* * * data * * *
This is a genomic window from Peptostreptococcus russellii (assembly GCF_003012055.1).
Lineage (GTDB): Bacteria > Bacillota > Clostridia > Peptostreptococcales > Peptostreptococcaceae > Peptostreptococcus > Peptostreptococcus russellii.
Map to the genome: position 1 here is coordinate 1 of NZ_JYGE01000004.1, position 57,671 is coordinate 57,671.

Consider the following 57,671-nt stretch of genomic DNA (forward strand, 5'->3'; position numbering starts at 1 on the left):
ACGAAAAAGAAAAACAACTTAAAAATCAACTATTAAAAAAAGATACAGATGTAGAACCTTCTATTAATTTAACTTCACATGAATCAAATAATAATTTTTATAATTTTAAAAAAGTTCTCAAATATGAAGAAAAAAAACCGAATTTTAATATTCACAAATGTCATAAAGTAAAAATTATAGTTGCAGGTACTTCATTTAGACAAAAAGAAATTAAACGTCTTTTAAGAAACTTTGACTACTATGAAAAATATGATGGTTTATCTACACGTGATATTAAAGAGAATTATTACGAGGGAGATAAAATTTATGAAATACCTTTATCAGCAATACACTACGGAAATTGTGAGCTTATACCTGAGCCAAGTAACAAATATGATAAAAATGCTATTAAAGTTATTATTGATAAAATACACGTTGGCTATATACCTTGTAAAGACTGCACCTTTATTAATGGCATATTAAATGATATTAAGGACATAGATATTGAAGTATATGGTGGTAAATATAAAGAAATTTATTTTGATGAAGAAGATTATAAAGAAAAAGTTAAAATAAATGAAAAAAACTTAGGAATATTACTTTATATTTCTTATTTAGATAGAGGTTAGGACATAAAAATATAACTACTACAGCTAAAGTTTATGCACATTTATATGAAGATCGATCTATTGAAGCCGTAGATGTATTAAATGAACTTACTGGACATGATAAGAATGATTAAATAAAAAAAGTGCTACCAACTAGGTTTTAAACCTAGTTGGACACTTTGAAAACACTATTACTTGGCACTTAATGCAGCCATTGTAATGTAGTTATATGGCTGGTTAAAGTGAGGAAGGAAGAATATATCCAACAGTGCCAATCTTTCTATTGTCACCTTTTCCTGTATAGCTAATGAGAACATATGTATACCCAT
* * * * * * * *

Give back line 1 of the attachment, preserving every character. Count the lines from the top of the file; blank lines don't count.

This is a genomic window from Peptostreptococcus russellii (assembly GCF_003012055.1).